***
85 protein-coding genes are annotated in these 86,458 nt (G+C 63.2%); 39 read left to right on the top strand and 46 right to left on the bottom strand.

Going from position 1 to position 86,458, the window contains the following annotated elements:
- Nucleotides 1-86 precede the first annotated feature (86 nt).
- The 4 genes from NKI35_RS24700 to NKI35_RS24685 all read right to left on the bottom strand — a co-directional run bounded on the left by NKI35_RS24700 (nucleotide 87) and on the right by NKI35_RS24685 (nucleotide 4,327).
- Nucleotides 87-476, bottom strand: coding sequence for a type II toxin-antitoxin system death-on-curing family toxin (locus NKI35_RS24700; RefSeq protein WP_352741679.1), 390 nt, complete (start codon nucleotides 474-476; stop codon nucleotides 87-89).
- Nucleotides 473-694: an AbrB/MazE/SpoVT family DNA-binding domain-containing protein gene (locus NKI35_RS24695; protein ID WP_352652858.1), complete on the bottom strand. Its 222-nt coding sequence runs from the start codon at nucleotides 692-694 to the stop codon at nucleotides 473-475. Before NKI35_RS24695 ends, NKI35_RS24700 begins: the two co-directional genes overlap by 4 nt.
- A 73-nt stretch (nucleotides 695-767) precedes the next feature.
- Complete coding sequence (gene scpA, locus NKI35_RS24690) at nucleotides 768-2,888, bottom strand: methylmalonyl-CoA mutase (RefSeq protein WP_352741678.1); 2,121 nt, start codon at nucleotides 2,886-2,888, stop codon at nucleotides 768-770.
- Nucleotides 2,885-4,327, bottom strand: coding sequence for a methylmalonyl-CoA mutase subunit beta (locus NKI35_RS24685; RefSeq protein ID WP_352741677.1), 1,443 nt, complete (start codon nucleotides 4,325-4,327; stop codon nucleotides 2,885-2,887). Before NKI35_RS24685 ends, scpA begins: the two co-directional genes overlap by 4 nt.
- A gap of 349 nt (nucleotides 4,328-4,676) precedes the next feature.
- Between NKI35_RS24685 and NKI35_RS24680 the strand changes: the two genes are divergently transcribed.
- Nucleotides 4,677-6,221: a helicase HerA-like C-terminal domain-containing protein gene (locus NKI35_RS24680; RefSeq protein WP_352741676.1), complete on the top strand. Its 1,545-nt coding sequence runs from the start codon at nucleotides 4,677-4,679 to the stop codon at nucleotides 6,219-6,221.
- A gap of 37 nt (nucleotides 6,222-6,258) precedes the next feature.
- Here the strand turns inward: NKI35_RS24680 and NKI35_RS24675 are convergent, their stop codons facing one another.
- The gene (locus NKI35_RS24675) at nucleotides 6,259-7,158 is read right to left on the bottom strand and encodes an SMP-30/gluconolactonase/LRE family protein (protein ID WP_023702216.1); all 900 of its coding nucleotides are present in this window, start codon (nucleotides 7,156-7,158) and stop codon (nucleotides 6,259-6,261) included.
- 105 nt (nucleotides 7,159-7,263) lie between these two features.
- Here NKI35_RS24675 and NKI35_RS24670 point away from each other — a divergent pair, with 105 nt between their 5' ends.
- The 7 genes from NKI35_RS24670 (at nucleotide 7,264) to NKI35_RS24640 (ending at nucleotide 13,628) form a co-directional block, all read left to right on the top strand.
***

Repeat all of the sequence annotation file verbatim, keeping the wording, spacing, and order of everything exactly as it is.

85 protein-coding genes are annotated in these 86,458 nt (G+C 63.2%); 39 read left to right on the top strand and 46 right to left on the bottom strand.

Going from position 1 to position 86,458, the window contains the following annotated elements:
- Nucleotides 1-86 precede the first annotated feature (86 nt).
- The 4 genes from NKI35_RS24700 to NKI35_RS24685 all read right to left on the bottom strand — a co-directional run bounded on the left by NKI35_RS24700 (nucleotide 87) and on the right by NKI35_RS24685 (nucleotide 4,327).
- Nucleotides 87-476, bottom strand: coding sequence for a type II toxin-antitoxin system death-on-curing family toxin (locus NKI35_RS24700; RefSeq protein WP_352741679.1), 390 nt, complete (start codon nucleotides 474-476; stop codon nucleotides 87-89).
- Nucleotides 473-694: an AbrB/MazE/SpoVT family DNA-binding domain-containing protein gene (locus NKI35_RS24695; protein ID WP_352652858.1), complete on the bottom strand. Its 222-nt coding sequence runs from the start codon at nucleotides 692-694 to the stop codon at nucleotides 473-475. Before NKI35_RS24695 ends, NKI35_RS24700 begins: the two co-directional genes overlap by 4 nt.
- A 73-nt stretch (nucleotides 695-767) precedes the next feature.
- Complete coding sequence (gene scpA, locus NKI35_RS24690) at nucleotides 768-2,888, bottom strand: methylmalonyl-CoA mutase (RefSeq protein WP_352741678.1); 2,121 nt, start codon at nucleotides 2,886-2,888, stop codon at nucleotides 768-770.
- Nucleotides 2,885-4,327, bottom strand: coding sequence for a methylmalonyl-CoA mutase subunit beta (locus NKI35_RS24685; RefSeq protein ID WP_352741677.1), 1,443 nt, complete (start codon nucleotides 4,325-4,327; stop codon nucleotides 2,885-2,887). Before NKI35_RS24685 ends, scpA begins: the two co-directional genes overlap by 4 nt.
- A gap of 349 nt (nucleotides 4,328-4,676) precedes the next feature.
- Between NKI35_RS24685 and NKI35_RS24680 the strand changes: the two genes are divergently transcribed.
- Nucleotides 4,677-6,221: a helicase HerA-like C-terminal domain-containing protein gene (locus NKI35_RS24680; RefSeq protein WP_352741676.1), complete on the top strand. Its 1,545-nt coding sequence runs from the start codon at nucleotides 4,677-4,679 to the stop codon at nucleotides 6,219-6,221.
- A gap of 37 nt (nucleotides 6,222-6,258) precedes the next feature.
- Here the strand turns inward: NKI35_RS24680 and NKI35_RS24675 are convergent, their stop codons facing one another.
- The gene (locus NKI35_RS24675) at nucleotides 6,259-7,158 is read right to left on the bottom strand and encodes an SMP-30/gluconolactonase/LRE family protein (protein ID WP_023702216.1); all 900 of its coding nucleotides are present in this window, start codon (nucleotides 7,156-7,158) and stop codon (nucleotides 6,259-6,261) included.
- 105 nt (nucleotides 7,159-7,263) lie between these two features.
- Here NKI35_RS24675 and NKI35_RS24670 point away from each other — a divergent pair, with 105 nt between their 5' ends.
- The 7 genes from NKI35_RS24670 (at nucleotide 7,264) to NKI35_RS24640 (ending at nucleotide 13,628) form a co-directional block, all read left to right on the top strand.